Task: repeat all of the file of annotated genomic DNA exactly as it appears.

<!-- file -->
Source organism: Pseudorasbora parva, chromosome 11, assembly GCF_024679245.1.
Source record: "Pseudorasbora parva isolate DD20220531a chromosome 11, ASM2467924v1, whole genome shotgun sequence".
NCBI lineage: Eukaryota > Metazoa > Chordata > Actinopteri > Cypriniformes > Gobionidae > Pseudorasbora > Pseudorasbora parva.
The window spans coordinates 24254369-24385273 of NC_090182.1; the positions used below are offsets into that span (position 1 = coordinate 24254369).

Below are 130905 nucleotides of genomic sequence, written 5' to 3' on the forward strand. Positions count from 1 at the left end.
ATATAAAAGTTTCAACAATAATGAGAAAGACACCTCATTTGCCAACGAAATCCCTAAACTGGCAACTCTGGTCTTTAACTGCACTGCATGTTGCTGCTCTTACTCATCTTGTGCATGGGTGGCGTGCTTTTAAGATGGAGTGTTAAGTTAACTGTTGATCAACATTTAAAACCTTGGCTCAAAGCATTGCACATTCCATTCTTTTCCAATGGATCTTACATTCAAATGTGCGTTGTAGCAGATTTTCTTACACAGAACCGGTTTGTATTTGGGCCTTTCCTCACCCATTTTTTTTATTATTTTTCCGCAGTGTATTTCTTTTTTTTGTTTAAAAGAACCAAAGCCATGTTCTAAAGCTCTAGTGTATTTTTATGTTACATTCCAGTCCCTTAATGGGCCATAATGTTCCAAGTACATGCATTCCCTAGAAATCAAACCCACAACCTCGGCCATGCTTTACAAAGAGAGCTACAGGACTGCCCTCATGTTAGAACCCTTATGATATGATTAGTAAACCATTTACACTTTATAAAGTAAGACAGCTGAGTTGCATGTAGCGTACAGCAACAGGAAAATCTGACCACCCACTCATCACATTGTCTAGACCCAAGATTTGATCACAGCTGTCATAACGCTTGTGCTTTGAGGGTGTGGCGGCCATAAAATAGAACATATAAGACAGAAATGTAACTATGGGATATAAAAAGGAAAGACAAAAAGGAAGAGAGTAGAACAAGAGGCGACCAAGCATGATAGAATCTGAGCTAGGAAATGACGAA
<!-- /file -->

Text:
Source organism: Pseudorasbora parva, chromosome 11, assembly GCF_024679245.1.
Source record: "Pseudorasbora parva isolate DD20220531a chromosome 11, ASM2467924v1, whole genome shotgun sequence".
NCBI lineage: Eukaryota > Metazoa > Chordata > Actinopteri > Cypriniformes > Gobionidae > Pseudorasbora > Pseudorasbora parva.
The window spans coordinates 24254369-24385273 of NC_090182.1; the positions used below are offsets into that span (position 1 = coordinate 24254369).

Below are 130905 nucleotides of genomic sequence, written 5' to 3' on the forward strand. Positions count from 1 at the left end.
ATATAAAAGTTTCAACAATAATGAGAAAGACACCTCATTTGCCAACGAAATCCCTAAACTGGCAACTCTGGTCTTTAACTGCACTGCATGTTGCTGCTCTTACTCATCTTGTGCATGGGTGGCGTGCTTTTAAGATGGAGTGTTAAGTTAACTGTTGATCAACATTTAAAACCTTGGCTCAAAGCATTGCACATTCCATTCTTTTCCAATGGATCTTACATTCAAATGTGCGTTGTAGCAGATTTTCTTACACAGAACCGGTTTGTATTTGGGCCTTTCCTCACCCATTTTTTTTATTATTTTTCCGCAGTGTATTTCTTTTTTTTGTTTAAAAGAACCAAAGCCATGTTCTAAAGCTCTAGTGTATTTTTATGTTACATTCCAGTCCCTTAATGGGCCATAATGTTCCAAGTACATGCATTCCCTAGAAATCAAACCCACAACCTCGGCCATGCTTTACAAAGAGAGCTACAGGACTGCCCTCATGTTAGAACCCTTATGATATGATTAGTAAACCATTTACACTTTATAAAGTAAGACAGCTGAGTTGCATGTAGCGTACAGCAACAGGAAAATCTGACCACCCACTCATCACATTGTCTAGACCCAAGATTTGATCACAGCTGTCATAACGCTTGTGCTTTGAGGGTGTGGCGGCCATAAAATAGAACATATAAGACAGAAATGTAACTATGGGATATAAAAAGGAAAGACAAAAAGGAAGAGAGTAGAACAAGAGGCGACCAAGCATGATAGAATCTGAGCTAGGAAATGACGAA